When I first started thinking about the imminent arrival of 2013, I didn’t want 2012 to end. For so long, 2012 had been a year to look forward to, full of promise, from that day back in 2007 when London, my home city, was awarded the 2012 Olympics.
Then a couple of years later the build-up to the Royal Diamond Jubilee began. Although I wouldn’t describe myself as a royalist, I was excited at the prospect of living through historic events that people would talk about for generations to come, like VE Day or Queen Victoria’s Diamond Jubilee. (I’m now rooting for the Queen to outlive her famous ancestor and set a new record that will be, by association, ours.)
2012 did not disappoint
These events created some very special memories for me. As the commentators said of the now legendary “Super Saturday” for British athletes, I will be proud to look back and say “I was there”.
Not all my favourite memories of 2012 relate to national events, but my other personally and locally momentous occasions, like the national ones, were planned and expected well in advance:
meeting my Canadian cousin’s daughter for the first time (I hadn’t seen her father since he was a child, in the 1970s)
a visit from my American schoolfriend’s daughter in July (I’d last seen her mother in the 1980s)
my father’s 80th birthday in September
the publication of my first book in October
As yet, 2013 will be more of a mystery tour. It feels odd to be on the threshold of a year of uncertainty, after a year of such precise planning and predictability.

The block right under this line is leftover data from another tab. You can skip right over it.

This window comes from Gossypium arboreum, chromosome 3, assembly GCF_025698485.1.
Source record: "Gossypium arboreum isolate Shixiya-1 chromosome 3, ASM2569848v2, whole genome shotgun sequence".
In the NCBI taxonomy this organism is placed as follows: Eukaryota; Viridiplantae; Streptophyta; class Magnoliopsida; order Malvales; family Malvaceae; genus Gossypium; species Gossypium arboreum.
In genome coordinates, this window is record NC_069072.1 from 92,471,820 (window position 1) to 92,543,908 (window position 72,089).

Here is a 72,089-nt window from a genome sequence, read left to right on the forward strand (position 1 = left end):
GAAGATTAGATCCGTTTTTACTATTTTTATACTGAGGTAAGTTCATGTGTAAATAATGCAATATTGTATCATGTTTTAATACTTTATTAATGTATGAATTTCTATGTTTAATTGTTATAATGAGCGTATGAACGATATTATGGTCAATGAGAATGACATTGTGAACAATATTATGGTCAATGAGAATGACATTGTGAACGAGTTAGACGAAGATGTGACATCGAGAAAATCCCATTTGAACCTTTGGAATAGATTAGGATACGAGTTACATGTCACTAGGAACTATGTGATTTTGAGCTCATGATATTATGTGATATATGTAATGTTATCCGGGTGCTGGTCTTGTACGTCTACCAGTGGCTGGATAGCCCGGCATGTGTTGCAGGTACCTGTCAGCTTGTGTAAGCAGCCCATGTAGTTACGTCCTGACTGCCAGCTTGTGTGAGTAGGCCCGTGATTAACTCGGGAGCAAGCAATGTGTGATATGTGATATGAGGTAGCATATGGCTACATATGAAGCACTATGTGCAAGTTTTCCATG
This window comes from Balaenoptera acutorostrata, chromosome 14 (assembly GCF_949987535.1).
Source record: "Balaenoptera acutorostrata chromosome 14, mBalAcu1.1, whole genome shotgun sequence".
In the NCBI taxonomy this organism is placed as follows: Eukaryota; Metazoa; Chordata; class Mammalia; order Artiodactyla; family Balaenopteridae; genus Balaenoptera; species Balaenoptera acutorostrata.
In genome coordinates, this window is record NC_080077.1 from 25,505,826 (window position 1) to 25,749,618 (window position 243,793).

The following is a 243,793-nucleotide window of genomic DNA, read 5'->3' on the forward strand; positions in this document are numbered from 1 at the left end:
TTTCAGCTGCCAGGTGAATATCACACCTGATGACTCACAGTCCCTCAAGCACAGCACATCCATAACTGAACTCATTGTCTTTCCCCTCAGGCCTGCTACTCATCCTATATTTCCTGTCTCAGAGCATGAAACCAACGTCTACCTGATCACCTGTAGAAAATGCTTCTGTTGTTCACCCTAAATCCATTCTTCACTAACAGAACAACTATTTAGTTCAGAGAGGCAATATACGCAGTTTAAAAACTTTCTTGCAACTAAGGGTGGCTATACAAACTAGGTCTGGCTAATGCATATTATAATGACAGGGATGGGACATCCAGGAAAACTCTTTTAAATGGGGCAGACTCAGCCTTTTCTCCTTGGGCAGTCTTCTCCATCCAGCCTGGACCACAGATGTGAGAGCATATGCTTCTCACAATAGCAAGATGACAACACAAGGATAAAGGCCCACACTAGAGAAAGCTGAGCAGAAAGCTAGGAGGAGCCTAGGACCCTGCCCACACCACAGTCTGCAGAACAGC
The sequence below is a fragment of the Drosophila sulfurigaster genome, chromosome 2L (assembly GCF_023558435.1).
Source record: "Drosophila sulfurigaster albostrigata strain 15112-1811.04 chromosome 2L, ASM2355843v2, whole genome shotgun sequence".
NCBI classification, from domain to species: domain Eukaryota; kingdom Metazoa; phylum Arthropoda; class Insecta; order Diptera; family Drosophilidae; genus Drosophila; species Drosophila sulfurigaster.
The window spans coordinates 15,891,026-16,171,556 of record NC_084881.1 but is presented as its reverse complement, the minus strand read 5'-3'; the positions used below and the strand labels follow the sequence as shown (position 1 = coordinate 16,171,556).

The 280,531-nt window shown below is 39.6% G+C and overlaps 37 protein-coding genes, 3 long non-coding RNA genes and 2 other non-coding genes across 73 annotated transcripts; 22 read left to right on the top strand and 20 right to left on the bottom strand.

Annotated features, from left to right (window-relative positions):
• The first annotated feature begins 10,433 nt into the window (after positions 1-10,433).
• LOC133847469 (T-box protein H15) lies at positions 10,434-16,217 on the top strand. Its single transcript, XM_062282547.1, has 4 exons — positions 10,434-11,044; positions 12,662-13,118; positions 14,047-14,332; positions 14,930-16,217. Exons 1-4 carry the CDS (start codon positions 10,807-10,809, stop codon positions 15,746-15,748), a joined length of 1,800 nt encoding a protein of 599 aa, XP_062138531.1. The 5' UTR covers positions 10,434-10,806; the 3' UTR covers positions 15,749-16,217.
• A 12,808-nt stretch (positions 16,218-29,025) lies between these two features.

It doesn’t help that I always find odd years disconcerting. 2012 always sounded like it was going to be neat and pleasing; 2013 just sounded messy and vaguely threatening.
But as it turned out, on New Year’s Day 2013 we awoke to blue skies and sunshine for the first time in weeks. This promising omen was echoed by a surge of optimism from my friends and family, cascading down my Facebook timeline and Twitter feed. Everyone seemed on great form and ready for another year of triumph
And all of a sudden, instead of being filled with foreboding as I take down the 2012 wall calendar and flip open the 2013 one in its place, I’m feeling excited and optimistic. It doesn’t matter any more that our national annus mirabilis has drifted quietly downstream into the history books. Starting to fill in my 2013 diary, I’m already at ease with writing the new year’s date – something that usually takes me months to get used to.